Updates to the Chrome OS occur behind the scenes, meaning there’s nothing you need to do to ensure you have the latest version. Because the Chrome OS runs applications in the Chrome browser, they can’t make changes to the rest of the system. In addition, the Chrome OS can’t run .exe files, meaning most malware can’t be installed on Chromebooks. As a result, it’s nearly impossible to get viruses onto your Chromebook, making them a great choice for someone concerned with security.

Chrome OS vs. Windows 10

Although the Chrome and Windows 10 operating systems each have their advantages, there are some clear distinctions between the two.

One of the major differences is in the software each can run. Unlike Windows 10, Chromebooks can’t run third-party software. Everything that runs on a Chromebook comes from the Google Play store. Although that does mean Chromebook software likely runs quicker than a comparable Windows 10 application, making the transition from Windows 10 to the Chrome OS can be difficult if you need to access data created with a legacy Windows program, unless the program is available in a Web-based version. Some popular productivity programs, though, such as Word, Excel and PowerPoint, are available in such versions.

And unlike a Windows 10 machine, Chromebooks can only run the Chrome browser. And of course, the user interface on a Chromebook is different than that of a Windows 10 machine. Although the interface is fairly intuitive and easy to use, there will still be a bit of a learning curve when making the switch from Windows 10 to the Chrome OS.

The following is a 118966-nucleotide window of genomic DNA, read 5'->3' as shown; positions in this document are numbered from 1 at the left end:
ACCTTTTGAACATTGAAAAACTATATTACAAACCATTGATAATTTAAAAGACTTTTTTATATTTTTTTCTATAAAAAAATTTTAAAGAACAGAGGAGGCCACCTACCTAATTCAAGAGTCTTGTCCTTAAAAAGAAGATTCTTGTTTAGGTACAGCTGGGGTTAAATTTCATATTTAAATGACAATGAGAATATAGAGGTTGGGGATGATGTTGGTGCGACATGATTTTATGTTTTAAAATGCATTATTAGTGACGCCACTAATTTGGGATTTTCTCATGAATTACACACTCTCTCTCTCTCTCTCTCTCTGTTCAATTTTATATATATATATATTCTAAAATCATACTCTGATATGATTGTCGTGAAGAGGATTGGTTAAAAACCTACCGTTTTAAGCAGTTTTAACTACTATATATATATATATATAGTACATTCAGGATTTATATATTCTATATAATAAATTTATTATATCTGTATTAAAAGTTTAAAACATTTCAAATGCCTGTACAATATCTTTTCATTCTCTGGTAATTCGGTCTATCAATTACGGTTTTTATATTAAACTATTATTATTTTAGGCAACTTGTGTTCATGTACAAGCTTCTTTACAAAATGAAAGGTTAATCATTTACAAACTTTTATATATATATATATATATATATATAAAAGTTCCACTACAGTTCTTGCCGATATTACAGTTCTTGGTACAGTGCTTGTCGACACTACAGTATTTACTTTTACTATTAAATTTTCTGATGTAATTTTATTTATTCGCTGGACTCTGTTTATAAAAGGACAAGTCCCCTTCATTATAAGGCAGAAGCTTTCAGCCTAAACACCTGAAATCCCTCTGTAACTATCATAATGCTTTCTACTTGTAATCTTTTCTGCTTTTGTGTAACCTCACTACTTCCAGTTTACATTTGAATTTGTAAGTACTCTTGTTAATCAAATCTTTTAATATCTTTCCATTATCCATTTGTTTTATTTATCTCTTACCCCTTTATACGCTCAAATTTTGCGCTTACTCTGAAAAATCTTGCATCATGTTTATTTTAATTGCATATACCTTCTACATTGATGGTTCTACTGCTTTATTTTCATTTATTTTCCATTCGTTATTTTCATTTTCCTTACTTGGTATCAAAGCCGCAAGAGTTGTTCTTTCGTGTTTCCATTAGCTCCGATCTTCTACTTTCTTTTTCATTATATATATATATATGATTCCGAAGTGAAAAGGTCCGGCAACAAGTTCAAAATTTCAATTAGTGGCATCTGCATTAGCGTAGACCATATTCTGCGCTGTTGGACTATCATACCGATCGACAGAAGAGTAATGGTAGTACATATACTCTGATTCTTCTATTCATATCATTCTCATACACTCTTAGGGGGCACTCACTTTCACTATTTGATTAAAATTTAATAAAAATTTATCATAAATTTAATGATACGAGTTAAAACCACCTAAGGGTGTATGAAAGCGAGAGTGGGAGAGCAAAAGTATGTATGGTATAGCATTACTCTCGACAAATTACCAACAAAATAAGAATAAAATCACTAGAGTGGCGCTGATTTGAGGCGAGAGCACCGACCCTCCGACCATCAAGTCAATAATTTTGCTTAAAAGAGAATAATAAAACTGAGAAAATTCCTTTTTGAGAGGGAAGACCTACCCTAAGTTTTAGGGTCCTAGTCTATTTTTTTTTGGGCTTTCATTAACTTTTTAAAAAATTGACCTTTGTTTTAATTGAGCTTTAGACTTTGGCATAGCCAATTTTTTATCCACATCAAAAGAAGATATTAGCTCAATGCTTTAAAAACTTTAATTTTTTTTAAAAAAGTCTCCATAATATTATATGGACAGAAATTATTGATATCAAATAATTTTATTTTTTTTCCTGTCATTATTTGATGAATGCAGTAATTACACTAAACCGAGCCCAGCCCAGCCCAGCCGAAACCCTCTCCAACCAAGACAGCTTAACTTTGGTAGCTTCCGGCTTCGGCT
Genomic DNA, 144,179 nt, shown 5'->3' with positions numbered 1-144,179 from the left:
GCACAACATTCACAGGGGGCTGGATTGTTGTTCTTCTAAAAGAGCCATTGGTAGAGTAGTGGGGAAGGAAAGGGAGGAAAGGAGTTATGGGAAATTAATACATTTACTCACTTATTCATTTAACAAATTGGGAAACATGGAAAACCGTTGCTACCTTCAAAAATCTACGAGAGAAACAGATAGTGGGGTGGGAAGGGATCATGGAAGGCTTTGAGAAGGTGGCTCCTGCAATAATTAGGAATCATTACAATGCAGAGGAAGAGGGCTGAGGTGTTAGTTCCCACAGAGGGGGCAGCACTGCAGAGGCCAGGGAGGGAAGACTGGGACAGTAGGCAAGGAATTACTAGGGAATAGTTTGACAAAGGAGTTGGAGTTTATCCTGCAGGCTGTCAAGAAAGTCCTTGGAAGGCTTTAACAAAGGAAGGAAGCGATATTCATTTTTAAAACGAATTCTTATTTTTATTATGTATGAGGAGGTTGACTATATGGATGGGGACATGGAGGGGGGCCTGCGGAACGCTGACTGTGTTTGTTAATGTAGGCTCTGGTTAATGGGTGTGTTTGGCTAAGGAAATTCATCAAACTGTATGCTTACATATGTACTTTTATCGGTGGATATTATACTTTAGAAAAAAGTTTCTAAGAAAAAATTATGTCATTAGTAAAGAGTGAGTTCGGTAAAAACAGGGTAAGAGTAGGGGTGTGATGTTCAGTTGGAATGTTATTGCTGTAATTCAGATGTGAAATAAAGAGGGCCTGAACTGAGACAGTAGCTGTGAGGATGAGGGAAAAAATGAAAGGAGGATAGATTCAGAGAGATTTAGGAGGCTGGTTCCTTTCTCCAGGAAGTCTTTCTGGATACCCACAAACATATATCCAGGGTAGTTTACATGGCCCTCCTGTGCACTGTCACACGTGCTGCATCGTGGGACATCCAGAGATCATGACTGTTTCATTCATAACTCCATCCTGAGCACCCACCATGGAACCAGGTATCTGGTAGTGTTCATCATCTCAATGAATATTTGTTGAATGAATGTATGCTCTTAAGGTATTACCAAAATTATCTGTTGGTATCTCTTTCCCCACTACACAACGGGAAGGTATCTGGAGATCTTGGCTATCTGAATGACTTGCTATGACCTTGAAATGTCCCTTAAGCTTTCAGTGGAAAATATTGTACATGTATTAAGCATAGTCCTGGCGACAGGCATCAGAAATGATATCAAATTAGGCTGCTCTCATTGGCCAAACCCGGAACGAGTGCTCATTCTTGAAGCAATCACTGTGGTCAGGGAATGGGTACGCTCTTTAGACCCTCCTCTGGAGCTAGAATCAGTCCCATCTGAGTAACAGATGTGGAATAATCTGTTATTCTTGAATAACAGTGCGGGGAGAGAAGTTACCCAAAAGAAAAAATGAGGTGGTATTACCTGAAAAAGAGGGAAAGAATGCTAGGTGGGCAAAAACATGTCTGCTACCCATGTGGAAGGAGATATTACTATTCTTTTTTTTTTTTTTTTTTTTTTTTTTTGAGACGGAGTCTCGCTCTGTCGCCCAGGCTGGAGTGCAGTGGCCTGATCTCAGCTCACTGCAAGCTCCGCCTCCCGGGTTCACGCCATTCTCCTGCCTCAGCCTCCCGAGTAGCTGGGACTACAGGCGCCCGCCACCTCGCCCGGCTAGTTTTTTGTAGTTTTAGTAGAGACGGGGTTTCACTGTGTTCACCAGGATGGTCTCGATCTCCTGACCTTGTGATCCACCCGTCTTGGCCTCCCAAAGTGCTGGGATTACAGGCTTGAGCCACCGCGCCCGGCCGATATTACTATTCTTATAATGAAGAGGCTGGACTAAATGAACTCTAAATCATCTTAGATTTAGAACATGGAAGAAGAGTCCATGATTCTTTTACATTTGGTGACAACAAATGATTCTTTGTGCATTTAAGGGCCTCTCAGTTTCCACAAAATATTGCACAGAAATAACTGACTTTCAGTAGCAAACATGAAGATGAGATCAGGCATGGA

Advantages of Windows 10 vs. Chrome OS

Although Chromebooks have their place in the computer world and may be perfectly suitable for many users, there are situations where a Windows 10 laptop is the better option.

If you’re a gamer, for example, a Windows 10 gaming machine is the obvious choice. The hardware required for serious gaming, including high-end processors and powerful graphics cards, are only available on Windows machines. In addition, Windows 10 offers a number of features specifically designed for gaming, including Game Mode that prioritizes processor and graphics card resources to your game, and DirectX 12, which produces higher frame rates and reduced latency for breathtaking graphics.

And unless your favorite game is available in a Web-based version or via the Google Play store, you won’t even be able to load the software on a Chromebook.

When it comes to business, Windows 10 machines hold the edge, particularly when equipped with multi-core, multi-thread CPUs that enable extensive multi-tasking. And while Chromebooks are lightweight, the portable Lenovo ThinkPad X Series laptops are a great choice for those who live on the road.

On that note, many productivity applications such as AutoCAD or Statistica are only available in a Windows version. If your livelihood is dependent on one of those programs, a Windows 10 machine is the obvious choice.

Windows is the most popular operating system in the world, so if you’re looking for compatibility with other machines a Windows 10 laptop is the way to go. It’s the same if you run resource-intensive applications such as video editing programs.

Windows 10 laptops are available in customized versions, meaning you can select one designed for your specific needs. And while price is often cited as one of the key advantages of Chromebooks over a Windows 10 laptop, there are several Windows 10 laptops at a price point comparable to many Chromebooks.

The bottom line: If you need an inexpensive laptop for basic tasks such as sending email, editing documents, surfing the Web and watching videos a Chromebook will certainly suffice. But if you’re looking for a powerhouse laptop for gaming or other resource-intensive applications, a Windows 10 laptop is what you need.

Need more assistance in making the choice? Let the experts at Lenovo help!